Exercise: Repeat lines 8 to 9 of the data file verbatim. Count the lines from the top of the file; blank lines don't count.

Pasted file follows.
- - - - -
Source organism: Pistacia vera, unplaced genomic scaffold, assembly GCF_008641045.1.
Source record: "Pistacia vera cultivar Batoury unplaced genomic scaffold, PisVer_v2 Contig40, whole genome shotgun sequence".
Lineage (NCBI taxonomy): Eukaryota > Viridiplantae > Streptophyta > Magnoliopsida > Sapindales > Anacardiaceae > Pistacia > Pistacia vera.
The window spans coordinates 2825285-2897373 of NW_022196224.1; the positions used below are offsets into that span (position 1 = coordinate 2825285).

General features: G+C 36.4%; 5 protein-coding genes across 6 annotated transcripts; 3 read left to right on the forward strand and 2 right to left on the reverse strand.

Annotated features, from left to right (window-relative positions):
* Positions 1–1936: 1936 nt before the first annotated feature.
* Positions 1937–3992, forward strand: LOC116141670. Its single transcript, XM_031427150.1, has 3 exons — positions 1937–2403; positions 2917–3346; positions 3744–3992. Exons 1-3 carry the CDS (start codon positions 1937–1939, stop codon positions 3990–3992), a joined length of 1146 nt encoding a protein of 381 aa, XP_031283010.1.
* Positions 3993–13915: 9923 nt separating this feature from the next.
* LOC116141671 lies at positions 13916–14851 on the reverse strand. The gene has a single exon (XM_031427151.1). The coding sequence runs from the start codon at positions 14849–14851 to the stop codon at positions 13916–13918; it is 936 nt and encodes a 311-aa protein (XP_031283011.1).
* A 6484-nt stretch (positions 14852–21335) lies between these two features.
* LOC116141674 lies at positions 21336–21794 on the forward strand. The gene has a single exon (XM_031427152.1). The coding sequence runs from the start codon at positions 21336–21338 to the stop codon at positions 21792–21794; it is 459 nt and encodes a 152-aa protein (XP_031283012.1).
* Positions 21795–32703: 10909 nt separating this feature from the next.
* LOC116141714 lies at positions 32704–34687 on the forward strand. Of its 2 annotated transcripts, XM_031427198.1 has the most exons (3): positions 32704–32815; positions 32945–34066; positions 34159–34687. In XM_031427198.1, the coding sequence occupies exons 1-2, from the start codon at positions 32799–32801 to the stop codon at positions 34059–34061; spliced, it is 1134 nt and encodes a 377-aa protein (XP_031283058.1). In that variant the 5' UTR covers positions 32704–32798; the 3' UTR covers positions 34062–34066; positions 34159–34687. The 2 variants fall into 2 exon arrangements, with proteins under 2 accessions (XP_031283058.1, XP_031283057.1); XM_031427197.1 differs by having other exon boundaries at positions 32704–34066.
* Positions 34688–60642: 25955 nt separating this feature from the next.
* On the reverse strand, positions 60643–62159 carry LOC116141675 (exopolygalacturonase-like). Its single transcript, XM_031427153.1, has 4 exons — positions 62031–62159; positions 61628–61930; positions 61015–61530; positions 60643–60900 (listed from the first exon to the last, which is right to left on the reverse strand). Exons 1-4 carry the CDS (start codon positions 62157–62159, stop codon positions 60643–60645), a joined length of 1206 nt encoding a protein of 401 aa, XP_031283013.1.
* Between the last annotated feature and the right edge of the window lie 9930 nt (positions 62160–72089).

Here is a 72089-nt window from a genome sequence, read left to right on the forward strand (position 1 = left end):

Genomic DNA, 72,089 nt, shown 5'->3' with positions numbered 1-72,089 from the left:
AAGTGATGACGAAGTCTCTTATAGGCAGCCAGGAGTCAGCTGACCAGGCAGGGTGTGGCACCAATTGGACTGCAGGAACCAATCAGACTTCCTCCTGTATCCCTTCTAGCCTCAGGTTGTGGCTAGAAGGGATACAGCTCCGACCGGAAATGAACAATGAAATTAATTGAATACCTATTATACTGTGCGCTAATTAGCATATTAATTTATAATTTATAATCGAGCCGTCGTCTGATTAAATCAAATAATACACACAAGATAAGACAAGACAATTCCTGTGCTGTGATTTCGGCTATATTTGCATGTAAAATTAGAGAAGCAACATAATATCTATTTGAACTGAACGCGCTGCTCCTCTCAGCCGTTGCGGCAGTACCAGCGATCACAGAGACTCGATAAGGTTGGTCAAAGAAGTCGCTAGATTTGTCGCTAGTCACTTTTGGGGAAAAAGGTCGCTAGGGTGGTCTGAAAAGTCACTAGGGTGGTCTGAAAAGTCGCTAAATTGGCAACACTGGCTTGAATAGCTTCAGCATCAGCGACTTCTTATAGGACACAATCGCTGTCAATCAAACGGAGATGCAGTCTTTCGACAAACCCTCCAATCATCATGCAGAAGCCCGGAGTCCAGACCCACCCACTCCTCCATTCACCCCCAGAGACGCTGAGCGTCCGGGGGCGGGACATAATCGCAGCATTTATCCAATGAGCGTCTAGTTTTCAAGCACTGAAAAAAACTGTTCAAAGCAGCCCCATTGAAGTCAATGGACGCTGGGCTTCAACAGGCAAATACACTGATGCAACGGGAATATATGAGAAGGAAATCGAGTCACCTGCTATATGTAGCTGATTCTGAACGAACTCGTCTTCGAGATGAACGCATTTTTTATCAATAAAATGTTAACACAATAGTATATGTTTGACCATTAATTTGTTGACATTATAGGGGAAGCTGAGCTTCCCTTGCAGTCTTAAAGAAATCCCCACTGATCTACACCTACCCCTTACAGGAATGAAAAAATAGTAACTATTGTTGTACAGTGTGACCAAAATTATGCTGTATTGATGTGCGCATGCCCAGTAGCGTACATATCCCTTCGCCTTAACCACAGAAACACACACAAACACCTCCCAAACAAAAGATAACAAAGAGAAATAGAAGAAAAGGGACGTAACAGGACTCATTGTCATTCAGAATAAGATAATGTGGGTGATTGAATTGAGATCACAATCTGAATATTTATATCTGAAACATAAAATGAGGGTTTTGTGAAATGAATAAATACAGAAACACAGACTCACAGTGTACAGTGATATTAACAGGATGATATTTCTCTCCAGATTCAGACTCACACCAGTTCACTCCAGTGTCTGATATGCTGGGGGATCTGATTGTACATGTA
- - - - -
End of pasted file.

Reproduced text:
* Positions 1937–3992, forward strand: LOC116141670. Its single transcript, XM_031427150.1, has 3 exons — positions 1937–2403; positions 2917–3346; positions 3744–3992. Exons 1-3 carry the CDS (start codon positions 1937–1939, stop codon positions 3990–3992), a joined length of 1146 nt encoding a protein of 381 aa, XP_031283010.1.
* Positions 3993–13915: 9923 nt separating this feature from the next.